There were a few “butterflies” at first — we were all, aside from Shannon, “race virgins” and had no clear idea what was in store, although Shannon assured us the trail would not be much different from what we’d already experienced in the Durham Forest. And as I soon discovered, one of the benefits of going last is getting to hear from each incoming rider what lies in wait on the trail, from the aforementioned Attack Trees to places where the ground suddenly drops away and tries to take you with it.
Julie, who was first out, returned growling & covered in gravel, having met a steep drop-off which tried to engulf her but settled for removing the chain from her bike. (As the race went on, we all eagerly awaited Julie’s “sit-reps” because they got funnier and funnier, culminating in her riding right through a blue “Shimano” trail marker/barrier at one point and ending up wearing it as a scarf.)
After a time, we settled into a comfortable(ish) rhythm of “do your 25-minute-ish lap, send next rider out, retreat to tent with teammates to consume large quantities of liquid & nibble a few carbs, check watch, return to finish line with teammates to greet incoming rider & send next out, repeat.”
There were burgers, hot-dogs, sausages & various other comestibles available for purchase but oddly none of us felt much like eating them till later in the day when the race ended. Partly it was simply too hot, and partly it was because with just over an hour between each person’s individual lap, there simply was not time to ingest and digest a large-ish meal before one had to head out onto the trail again.
Remarkably, too, there were very few injuries of note. Sandra won the prize on our team with a series of nasty scratches on her arm and leg from an encounter with an Attack Tree, and both Shannon & I suffered the notorious “crotch smash” (or “a whack in the vuvuzela,” as they say in World Cup Soccer) after coming off our rides. (The insult to this injury is that one wonders, as one rides gingerly away with eyes moist and teeth gritted, whether one can discuss this kind of mishap with one’s teammates, as it inevitably involves chatting about Unmentionables in company.) (One can, it turns out, and one does. All’s fair in a bike race, I guess!)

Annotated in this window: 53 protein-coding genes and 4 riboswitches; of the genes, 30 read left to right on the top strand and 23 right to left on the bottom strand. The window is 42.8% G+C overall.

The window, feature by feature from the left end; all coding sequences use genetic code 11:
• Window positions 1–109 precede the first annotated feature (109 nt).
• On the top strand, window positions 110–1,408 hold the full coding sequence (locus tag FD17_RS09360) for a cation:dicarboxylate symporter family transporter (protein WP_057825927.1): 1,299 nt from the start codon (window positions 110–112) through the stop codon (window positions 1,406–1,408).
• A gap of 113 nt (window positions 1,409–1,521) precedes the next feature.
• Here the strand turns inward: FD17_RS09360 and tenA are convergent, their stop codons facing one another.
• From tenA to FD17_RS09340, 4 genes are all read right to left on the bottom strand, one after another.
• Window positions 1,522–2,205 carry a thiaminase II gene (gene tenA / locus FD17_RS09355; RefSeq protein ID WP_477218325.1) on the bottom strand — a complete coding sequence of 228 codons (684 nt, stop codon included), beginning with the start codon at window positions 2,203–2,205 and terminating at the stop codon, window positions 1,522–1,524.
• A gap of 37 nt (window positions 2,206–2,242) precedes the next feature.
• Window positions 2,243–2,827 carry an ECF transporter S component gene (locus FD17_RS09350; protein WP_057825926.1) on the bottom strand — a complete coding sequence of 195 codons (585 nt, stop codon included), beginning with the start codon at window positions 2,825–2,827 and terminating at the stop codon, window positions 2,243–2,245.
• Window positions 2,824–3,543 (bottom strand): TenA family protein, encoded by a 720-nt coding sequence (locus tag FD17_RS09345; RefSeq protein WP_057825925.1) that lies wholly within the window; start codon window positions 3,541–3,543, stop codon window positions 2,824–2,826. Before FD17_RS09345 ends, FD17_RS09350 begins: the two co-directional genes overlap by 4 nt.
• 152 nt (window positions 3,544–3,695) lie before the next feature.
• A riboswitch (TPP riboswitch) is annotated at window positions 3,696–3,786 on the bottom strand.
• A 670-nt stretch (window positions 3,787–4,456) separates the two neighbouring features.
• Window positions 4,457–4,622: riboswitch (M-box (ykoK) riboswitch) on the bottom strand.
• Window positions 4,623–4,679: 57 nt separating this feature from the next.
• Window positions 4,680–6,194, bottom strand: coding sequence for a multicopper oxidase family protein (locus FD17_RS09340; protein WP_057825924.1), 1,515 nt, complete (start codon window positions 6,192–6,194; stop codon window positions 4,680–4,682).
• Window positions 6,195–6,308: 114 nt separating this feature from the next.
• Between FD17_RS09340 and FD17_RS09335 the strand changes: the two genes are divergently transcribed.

At any rate, the day went by in a happy blur and to our delight, we came first in our division, meaning we got to stand on the “podium” (a picnic table) to receive our medals and some pretty sweet swag.
(OK, disclaimer here: there were only two teams in our division, us and the other team. But we smoked ’em!)
And as we tucked into our burgers in the evening sunlight, we agreed that this was a most excellent introduction to the fine art of mountain bike relay racing: not too many competitors, so not too much scary jostling & passing & overtaking on a narrow forest trail; a warm, clear day (doing this in the rain and mud would have been considerably less fun); and a happy, dedicated crowd of women of all ages (one competitor is nearly 70, as it turns out!) who mostly just love getting together for some fun and friendly rivalry.
Kudos to Shannon, who also runs Joyride150, for encouraging the rest of us to take part, and for teaching us how to stay upright & smiling while under fire from Attack Trees. And kudos to the organizers and the marshals, who busted their butts to make sure we all had a good time, and were safe, happy, fed & watered, and able to leave in one piece to tell the tale.
And kudos to Jerome, one of my favourite spin instructors at Energia Athletics, for helping me get back in shape enough to do this ride without coughing up a lung or blowing a tendon.
See you there next year!